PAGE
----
Closure recommended for Nebraska nuclear plant

13 May 2016

Senior management at Omaha Public Power District (OPPD) have recommended that the Fort Calhoun nuclear power plant in Nebraska should close at the end of 2016 for economic reasons.

Fort Calhoun at night 460 (OPPD)
Fort Calhoun (Image: OPPD)

CEO Tim Burke made the recommendation to the company's board of directors yesterday. This was based on a review of OPPD's resource planning which considered market conditions, economies of scale and the Clean Power Plan (CPP) proposed by the US Environmental Protection Agency (EPA) to reduce carbon emissions from power plants.

"The economic analysis clearly shows that continued operation of Fort Calhoun Nuclear Station is not financially sustainable," Burke said.

Fort Calhoun is a single-unit 478 MWe (net) pressurized water reactor and is the smallest operating nuclear unit in the USA in terms of its accredited capacity. "Larger and multi-unit plants can spread many costs across more megawatts produced", the company said. In commercial operation since September 1973 and currently licensed to operate until August 2033, the unit underwent extensive operating and safety systems upgrades during an extended outage from 2011-2013.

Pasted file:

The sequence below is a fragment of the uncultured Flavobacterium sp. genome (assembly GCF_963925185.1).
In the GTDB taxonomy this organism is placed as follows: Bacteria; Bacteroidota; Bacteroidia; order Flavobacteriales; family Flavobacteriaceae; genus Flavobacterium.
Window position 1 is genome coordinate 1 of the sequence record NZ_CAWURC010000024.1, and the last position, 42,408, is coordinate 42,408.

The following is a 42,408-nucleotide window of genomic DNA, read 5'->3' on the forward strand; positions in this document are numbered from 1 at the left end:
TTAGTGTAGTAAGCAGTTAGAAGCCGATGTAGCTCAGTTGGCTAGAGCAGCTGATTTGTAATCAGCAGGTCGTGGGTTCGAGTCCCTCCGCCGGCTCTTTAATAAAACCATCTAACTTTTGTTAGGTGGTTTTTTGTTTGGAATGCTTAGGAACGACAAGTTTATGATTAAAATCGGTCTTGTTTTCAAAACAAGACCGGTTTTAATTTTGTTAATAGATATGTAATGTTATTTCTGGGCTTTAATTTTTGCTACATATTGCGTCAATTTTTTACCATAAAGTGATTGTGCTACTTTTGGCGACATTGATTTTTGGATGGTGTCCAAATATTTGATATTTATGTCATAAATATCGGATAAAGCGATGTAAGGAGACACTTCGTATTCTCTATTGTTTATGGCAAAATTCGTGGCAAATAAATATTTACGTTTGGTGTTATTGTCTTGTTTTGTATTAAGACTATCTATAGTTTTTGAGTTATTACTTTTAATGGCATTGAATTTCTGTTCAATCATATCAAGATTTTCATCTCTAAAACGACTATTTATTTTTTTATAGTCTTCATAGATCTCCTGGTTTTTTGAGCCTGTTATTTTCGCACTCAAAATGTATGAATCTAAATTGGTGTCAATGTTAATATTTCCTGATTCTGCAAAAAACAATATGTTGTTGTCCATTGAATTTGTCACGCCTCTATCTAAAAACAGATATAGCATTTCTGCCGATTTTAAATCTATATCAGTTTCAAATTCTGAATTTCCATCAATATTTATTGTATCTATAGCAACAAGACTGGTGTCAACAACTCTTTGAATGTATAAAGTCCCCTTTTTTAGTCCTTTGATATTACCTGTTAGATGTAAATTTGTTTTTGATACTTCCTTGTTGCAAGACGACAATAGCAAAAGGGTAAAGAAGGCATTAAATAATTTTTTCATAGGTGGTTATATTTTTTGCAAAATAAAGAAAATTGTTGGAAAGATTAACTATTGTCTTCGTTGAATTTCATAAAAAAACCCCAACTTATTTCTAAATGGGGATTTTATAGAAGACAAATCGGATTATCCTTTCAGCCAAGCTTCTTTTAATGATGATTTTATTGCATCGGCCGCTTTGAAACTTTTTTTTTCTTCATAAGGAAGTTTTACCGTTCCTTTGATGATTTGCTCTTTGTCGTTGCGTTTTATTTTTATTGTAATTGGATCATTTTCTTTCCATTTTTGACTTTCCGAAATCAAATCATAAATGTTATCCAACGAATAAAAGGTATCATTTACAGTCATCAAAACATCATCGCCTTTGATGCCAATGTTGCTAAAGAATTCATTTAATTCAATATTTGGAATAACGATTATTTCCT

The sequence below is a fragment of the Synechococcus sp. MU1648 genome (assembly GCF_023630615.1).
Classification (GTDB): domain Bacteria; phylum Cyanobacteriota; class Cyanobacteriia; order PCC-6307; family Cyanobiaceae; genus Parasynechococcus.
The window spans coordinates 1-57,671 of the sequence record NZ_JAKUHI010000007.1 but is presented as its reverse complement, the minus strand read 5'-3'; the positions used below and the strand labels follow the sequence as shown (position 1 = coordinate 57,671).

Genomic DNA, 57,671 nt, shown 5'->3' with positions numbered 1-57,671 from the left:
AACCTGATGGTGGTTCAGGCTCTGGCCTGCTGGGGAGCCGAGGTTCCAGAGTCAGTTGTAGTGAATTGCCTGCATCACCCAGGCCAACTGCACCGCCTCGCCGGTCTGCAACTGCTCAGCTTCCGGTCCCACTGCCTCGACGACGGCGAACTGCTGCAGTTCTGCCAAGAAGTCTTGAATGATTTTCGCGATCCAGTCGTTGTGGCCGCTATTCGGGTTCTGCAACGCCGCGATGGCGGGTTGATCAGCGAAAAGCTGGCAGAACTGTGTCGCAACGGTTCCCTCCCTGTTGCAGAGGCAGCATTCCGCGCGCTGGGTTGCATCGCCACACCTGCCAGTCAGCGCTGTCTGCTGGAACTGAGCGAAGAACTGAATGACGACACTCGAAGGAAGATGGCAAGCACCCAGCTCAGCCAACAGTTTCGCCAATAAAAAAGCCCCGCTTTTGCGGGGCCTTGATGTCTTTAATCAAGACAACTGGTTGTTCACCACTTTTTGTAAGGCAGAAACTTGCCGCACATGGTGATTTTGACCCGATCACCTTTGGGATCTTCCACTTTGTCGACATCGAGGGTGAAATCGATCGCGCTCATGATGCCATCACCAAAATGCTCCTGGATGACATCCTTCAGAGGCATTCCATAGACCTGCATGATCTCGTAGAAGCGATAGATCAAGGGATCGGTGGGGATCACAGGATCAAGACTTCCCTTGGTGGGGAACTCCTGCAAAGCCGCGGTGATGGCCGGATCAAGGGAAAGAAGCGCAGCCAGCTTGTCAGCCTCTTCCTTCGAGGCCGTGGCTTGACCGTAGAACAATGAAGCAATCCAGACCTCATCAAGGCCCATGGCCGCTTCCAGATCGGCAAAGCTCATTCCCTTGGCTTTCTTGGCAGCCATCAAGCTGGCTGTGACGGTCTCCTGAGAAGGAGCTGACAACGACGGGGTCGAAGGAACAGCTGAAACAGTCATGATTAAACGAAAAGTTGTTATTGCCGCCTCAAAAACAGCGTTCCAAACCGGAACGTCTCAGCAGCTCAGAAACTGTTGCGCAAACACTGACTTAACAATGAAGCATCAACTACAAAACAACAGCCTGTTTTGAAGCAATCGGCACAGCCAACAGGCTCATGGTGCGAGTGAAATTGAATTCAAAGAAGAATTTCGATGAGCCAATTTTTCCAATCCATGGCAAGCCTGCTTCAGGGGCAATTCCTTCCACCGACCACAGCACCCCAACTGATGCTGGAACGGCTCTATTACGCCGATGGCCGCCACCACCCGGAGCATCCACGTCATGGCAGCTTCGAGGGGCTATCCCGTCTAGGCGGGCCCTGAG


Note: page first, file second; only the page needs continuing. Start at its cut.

The plant is owned and licensed to OPPD, a publicly owned utility serving over 356,000 customers in south-eastern Nebraska. It has been operated by Exelon since 2012. Burke said that the recommendation to close the plant was not reflective of the performance of Exelon or of employees.

Closure of Fort Calhoun would leave the state of Nebraska with one operating nuclear power plant, Nebraska Public Power District's Cooper 768 MWe (net) boiling water reactor.

OPPD's board is expected to vote on the Fort Calhoun recommendation on 16 June.

Researched and written
by World Nuclear News